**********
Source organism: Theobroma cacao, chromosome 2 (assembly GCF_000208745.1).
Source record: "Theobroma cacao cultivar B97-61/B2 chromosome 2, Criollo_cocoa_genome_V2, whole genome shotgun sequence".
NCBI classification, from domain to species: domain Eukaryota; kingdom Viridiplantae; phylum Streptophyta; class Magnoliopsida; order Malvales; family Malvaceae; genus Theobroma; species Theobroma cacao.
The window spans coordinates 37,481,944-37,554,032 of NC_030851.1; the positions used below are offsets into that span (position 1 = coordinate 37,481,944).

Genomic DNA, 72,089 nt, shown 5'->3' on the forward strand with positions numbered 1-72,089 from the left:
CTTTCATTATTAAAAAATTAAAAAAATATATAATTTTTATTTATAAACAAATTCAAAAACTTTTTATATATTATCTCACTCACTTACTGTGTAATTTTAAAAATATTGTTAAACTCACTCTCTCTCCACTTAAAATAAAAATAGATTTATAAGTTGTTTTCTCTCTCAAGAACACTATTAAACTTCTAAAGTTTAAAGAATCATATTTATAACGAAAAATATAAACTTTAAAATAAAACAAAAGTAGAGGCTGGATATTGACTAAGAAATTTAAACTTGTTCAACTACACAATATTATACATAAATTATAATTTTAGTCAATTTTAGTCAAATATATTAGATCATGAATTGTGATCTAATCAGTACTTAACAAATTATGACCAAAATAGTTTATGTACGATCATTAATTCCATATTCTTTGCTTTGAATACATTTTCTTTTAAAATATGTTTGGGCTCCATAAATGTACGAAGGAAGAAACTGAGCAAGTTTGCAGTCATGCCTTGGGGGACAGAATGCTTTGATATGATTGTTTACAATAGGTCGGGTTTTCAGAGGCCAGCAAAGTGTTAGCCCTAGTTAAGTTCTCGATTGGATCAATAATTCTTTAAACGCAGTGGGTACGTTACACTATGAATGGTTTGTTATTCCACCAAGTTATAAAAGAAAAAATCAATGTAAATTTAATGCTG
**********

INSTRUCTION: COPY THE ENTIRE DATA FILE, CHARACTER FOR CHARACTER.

Source organism: Theobroma cacao, chromosome 2 (assembly GCF_000208745.1).
Source record: "Theobroma cacao cultivar B97-61/B2 chromosome 2, Criollo_cocoa_genome_V2, whole genome shotgun sequence".
NCBI classification, from domain to species: domain Eukaryota; kingdom Viridiplantae; phylum Streptophyta; class Magnoliopsida; order Malvales; family Malvaceae; genus Theobroma; species Theobroma cacao.
The window spans coordinates 37,481,944-37,554,032 of NC_030851.1; the positions used below are offsets into that span (position 1 = coordinate 37,481,944).

Genomic DNA, 72,089 nt, shown 5'->3' on the forward strand with positions numbered 1-72,089 from the left:
CTTTCATTATTAAAAAATTAAAAAAATATATAATTTTTATTTATAAACAAATTCAAAAACTTTTTATATATTATCTCACTCACTTACTGTGTAATTTTAAAAATATTGTTAAACTCACTCTCTCTCCACTTAAAATAAAAATAGATTTATAAGTTGTTTTCTCTCTCAAGAACACTATTAAACTTCTAAAGTTTAAAGAATCATATTTATAACGAAAAATATAAACTTTAAAATAAAACAAAAGTAGAGGCTGGATATTGACTAAGAAATTTAAACTTGTTCAACTACACAATATTATACATAAATTATAATTTTAGTCAATTTTAGTCAAATATATTAGATCATGAATTGTGATCTAATCAGTACTTAACAAATTATGACCAAAATAGTTTATGTACGATCATTAATTCCATATTCTTTGCTTTGAATACATTTTCTTTTAAAATATGTTTGGGCTCCATAAATGTACGAAGGAAGAAACTGAGCAAGTTTGCAGTCATGCCTTGGGGGACAGAATGCTTTGATATGATTGTTTACAATAGGTCGGGTTTTCAGAGGCCAGCAAAGTGTTAGCCCTAGTTAAGTTCTCGATTGGATCAATAATTCTTTAAACGCAGTGGGTACGTTACACTATGAATGGTTTGTTATTCCACCAAGTTATAAAAGAAAAAATCAATGTAAATTTAATGCTG